Wetness of fuel
When an object is in equilibrium with the surrounding humidity, it is considered to be “dry”. Such an object is readily combustible. If an object has excess water, the excess water has to be evaporated from it before it can be raised to its ignition temperature. Thus extra heat must be applied to wet fuel for it to ignite especially in the case of water since its latent heat of vaporization is 2260kJ/kg. Fuel that is wet internally ismore difficult to burn compared to fuel moistened on the surface only. The reason why all the water has to be evaporated is because the water vaporizes at a temperature that is well below the substance’s ignition temperature thus maintaining the low temperature of the fuel until all the water is evaporated.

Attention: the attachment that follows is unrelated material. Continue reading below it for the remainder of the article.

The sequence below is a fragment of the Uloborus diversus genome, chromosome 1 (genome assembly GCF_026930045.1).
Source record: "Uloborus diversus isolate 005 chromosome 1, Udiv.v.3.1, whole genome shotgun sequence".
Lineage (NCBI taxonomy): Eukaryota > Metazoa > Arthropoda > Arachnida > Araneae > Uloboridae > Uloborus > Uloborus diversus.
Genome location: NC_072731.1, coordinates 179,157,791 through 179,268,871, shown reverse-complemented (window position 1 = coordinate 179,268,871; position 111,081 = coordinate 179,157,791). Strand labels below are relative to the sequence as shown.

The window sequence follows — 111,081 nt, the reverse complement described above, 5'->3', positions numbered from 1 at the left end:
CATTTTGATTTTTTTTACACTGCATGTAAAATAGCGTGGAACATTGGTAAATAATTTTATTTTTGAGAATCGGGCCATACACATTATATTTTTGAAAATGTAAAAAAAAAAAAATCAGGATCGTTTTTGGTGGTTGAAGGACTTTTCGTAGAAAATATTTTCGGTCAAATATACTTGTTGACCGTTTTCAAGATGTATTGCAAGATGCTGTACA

The effects of wind on a fire mainly affects wildland fires but can also affect the spread of fires indoors if the wind is big enough. In wildland fires, the wind plays a pivotal role in the direction of the fire and the area of greatest fire intensity. The wind also pushes heat ahead of the fire, causing the fuel to dry out faster thus facilitating the advance of the fire. In a building, wind from open doors can promote more horizontal spread of the fire than expected on fire dynamics alone.